A blog about entrepreneurship, technology and big data - Payment Analytics, Social Media Management & Marketing

The moral imperative for helping small businesses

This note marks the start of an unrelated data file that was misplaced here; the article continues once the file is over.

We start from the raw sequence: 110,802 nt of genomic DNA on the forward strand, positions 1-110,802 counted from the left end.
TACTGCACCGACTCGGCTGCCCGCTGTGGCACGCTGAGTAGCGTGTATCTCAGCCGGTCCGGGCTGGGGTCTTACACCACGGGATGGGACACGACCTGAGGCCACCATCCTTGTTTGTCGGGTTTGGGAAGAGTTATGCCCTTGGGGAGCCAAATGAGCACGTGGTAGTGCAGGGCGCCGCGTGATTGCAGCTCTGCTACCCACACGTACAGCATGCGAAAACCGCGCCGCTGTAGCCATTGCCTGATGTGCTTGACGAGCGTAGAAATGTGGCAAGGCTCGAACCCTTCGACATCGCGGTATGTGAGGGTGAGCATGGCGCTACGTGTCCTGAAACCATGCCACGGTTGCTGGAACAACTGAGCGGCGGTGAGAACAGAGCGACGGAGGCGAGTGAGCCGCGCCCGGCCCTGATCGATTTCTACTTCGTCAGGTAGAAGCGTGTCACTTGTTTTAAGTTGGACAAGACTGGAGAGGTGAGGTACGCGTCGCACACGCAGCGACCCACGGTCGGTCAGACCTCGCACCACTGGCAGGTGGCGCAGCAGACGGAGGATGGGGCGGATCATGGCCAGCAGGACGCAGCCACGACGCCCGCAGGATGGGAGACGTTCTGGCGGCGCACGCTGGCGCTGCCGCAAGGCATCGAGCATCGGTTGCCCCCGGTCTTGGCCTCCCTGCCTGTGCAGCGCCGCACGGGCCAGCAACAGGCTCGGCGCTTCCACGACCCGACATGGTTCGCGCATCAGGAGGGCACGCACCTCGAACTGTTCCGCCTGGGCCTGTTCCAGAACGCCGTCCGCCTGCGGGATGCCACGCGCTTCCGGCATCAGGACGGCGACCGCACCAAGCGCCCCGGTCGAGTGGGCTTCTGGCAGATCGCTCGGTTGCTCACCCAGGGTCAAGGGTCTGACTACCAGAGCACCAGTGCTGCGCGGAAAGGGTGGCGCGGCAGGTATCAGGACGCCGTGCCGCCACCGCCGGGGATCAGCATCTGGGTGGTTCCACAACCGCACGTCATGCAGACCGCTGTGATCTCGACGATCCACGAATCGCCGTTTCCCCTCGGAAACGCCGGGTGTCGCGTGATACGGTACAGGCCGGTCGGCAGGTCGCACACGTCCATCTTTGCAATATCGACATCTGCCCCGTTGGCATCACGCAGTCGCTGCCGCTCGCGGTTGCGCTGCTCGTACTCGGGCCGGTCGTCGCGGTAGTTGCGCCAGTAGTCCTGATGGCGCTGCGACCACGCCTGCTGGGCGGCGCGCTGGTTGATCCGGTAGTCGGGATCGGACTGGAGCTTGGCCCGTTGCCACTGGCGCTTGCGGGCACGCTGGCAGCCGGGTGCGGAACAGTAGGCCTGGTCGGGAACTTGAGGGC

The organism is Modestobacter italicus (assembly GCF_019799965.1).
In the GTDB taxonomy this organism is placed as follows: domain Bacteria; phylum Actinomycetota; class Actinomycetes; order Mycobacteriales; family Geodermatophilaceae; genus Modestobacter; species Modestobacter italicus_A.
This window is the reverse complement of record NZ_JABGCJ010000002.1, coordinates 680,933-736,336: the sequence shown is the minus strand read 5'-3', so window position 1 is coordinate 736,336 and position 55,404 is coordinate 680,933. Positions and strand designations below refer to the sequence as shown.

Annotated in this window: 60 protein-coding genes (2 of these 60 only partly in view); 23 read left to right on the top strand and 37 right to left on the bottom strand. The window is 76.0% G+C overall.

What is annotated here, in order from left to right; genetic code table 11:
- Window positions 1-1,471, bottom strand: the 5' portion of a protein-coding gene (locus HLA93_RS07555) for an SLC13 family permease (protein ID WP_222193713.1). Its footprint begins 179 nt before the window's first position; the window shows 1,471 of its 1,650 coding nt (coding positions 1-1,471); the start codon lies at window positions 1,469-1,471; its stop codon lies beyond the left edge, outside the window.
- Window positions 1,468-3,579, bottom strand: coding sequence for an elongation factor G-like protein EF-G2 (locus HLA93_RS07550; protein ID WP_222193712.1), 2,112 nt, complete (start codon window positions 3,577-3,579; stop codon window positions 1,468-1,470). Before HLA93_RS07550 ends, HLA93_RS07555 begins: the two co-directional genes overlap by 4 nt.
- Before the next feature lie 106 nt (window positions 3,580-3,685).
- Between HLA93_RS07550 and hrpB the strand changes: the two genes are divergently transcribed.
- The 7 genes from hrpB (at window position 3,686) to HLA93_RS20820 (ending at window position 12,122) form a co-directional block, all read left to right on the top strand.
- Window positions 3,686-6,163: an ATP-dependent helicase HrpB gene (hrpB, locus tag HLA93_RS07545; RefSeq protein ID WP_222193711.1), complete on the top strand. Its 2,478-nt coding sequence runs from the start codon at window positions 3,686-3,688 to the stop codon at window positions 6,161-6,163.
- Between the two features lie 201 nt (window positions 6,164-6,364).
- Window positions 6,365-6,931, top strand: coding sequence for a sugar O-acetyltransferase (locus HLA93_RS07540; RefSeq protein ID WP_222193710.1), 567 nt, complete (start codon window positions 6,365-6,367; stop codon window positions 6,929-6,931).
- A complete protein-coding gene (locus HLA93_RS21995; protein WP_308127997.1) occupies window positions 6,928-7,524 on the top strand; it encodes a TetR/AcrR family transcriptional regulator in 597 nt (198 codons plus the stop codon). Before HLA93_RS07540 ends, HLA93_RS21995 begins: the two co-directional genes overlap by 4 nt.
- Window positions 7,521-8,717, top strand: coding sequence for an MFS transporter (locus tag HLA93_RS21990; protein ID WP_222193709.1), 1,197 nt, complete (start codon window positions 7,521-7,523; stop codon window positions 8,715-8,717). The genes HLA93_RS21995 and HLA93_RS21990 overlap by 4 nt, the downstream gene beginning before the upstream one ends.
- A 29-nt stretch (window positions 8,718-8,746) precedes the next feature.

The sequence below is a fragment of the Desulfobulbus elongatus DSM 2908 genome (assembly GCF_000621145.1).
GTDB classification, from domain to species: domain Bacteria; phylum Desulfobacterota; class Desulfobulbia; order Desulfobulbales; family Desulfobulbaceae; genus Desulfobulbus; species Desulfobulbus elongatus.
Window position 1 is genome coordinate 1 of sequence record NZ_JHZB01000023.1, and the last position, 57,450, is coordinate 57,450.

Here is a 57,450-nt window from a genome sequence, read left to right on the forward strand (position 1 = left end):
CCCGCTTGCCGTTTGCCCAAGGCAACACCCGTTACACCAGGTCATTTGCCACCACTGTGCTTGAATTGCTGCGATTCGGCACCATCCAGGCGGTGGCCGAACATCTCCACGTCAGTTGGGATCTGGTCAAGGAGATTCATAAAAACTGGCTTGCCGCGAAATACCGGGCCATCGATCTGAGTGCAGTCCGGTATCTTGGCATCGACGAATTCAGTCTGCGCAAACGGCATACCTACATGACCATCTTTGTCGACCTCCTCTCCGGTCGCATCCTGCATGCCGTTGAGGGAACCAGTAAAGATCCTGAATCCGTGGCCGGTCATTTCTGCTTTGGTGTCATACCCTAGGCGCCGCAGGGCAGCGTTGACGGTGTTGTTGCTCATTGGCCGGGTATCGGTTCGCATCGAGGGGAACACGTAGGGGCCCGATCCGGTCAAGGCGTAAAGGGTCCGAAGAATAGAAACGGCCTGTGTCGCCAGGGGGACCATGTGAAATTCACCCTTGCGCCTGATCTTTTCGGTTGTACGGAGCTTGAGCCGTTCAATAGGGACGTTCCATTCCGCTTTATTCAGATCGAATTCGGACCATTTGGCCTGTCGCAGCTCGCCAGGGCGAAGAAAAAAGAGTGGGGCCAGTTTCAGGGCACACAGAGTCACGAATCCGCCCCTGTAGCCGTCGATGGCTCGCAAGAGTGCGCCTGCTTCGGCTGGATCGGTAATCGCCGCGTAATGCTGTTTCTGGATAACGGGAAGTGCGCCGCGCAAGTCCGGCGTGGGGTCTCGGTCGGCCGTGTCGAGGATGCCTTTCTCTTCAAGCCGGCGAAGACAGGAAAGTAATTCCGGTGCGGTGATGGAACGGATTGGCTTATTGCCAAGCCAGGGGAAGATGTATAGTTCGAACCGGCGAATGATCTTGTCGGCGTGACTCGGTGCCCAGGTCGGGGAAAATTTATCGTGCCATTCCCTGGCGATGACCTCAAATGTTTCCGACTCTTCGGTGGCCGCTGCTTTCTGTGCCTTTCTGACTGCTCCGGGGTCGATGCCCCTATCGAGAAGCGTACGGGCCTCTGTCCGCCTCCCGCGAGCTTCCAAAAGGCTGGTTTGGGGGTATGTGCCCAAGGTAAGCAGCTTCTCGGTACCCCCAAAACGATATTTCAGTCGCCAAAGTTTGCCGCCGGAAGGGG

Who is a small business owner? A singular definition would be that it is someone who does not want to work for someone else.  They want to be their own boss. By extension, they do not want to do anything that does not interest them. This means everything that needs to be done for a business to grow does not get done. Many still advertise on yellow pages and direct mail, disconnected from the media experiences smb spendof their customers who are largely digital – mobile and social. The digital media landscape is changing much too fast to expect the small business owner to keep up. Yet local media advertising spending is projected to grow by $10 billion to $60 billion by 2019. As Greg Sterling from LSA writes eloquently “there is a “moral” dimension to helping SMBs succeed with digital marketing. If they don’t get it right they will fail and our economy will not only suffer but we’ll all be reduced to choosing between Walmart and Subway: giant corporations that don’t particularly care about communities and franchises that have no local character.” We talk to hundreds or new small businesses each week and hear their struggles with finding and retaining customers. We also see the struggles of our sales channel (payment processors) as it transitions from selling credit card processing to becoming a true business consultant to small merchants, genuinely interested in solving a real business problem rather than just pushing a product. Each week, we train tens of merchant sales people so they can become the first line experts on digital marketing and depend on products like ours to provide a seamless service that businesses owners can succeed with. As Greg ends his blog, “the economy needs them to succeed (lifestyle businesses or not) in order to maintain the vibrancy and diversity of local communities. Otherwise, as I said, the future is Walmart and Subway“.